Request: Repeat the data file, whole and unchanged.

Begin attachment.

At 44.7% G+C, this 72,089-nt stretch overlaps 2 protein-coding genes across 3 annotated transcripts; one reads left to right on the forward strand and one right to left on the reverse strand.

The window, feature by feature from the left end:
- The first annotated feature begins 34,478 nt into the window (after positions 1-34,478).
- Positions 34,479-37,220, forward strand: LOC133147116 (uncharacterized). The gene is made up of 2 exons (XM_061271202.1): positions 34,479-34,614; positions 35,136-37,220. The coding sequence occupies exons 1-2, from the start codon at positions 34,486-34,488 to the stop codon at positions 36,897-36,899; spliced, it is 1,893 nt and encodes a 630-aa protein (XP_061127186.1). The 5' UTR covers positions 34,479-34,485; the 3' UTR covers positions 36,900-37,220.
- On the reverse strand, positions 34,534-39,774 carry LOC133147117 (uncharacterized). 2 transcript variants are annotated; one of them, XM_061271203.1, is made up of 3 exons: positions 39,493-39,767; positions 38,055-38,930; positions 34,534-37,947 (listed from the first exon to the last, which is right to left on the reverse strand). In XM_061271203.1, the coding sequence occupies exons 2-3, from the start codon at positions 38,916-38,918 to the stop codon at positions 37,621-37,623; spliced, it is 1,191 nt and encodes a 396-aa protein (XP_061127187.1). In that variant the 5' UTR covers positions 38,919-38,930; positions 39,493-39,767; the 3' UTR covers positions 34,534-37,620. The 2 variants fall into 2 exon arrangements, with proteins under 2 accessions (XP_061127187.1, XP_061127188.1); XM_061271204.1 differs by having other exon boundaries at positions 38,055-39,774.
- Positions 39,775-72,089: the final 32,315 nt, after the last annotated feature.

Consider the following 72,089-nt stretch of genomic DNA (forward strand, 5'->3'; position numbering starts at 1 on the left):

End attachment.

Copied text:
At 44.7% G+C, this 72,089-nt stretch overlaps 2 protein-coding genes across 3 annotated transcripts; one reads left to right on the forward strand and one right to left on the reverse strand.

The window, feature by feature from the left end:
- The first annotated feature begins 34,478 nt into the window (after positions 1-34,478).
- Positions 34,479-37,220, forward strand: LOC133147116 (uncharacterized). The gene is made up of 2 exons (XM_061271202.1): positions 34,479-34,614; positions 35,136-37,220. The coding sequence occupies exons 1-2, from the start codon at positions 34,486-34,488 to the stop codon at positions 36,897-36,899; spliced, it is 1,893 nt and encodes a 630-aa protein (XP_061127186.1). The 5' UTR covers positions 34,479-34,485; the 3' UTR covers positions 36,900-37,220.
- On the reverse strand, positions 34,534-39,774 carry LOC133147117 (uncharacterized). 2 transcript variants are annotated; one of them, XM_061271203.1, is made up of 3 exons: positions 39,493-39,767; positions 38,055-38,930; positions 34,534-37,947 (listed from the first exon to the last, which is right to left on the reverse strand). In XM_061271203.1, the coding sequence occupies exons 2-3, from the start codon at positions 38,916-38,918 to the stop codon at positions 37,621-37,623; spliced, it is 1,191 nt and encodes a 396-aa protein (XP_061127187.1). In that variant the 5' UTR covers positions 38,919-38,930; positions 39,493-39,767; the 3' UTR covers positions 34,534-37,620. The 2 variants fall into 2 exon arrangements, with proteins under 2 accessions (XP_061127187.1, XP_061127188.1); XM_061271204.1 differs by having other exon boundaries at positions 38,055-39,774.
- Positions 39,775-72,089: the final 32,315 nt, after the last annotated feature.

Consider the following 72,089-nt stretch of genomic DNA (forward strand, 5'->3'; position numbering starts at 1 on the left):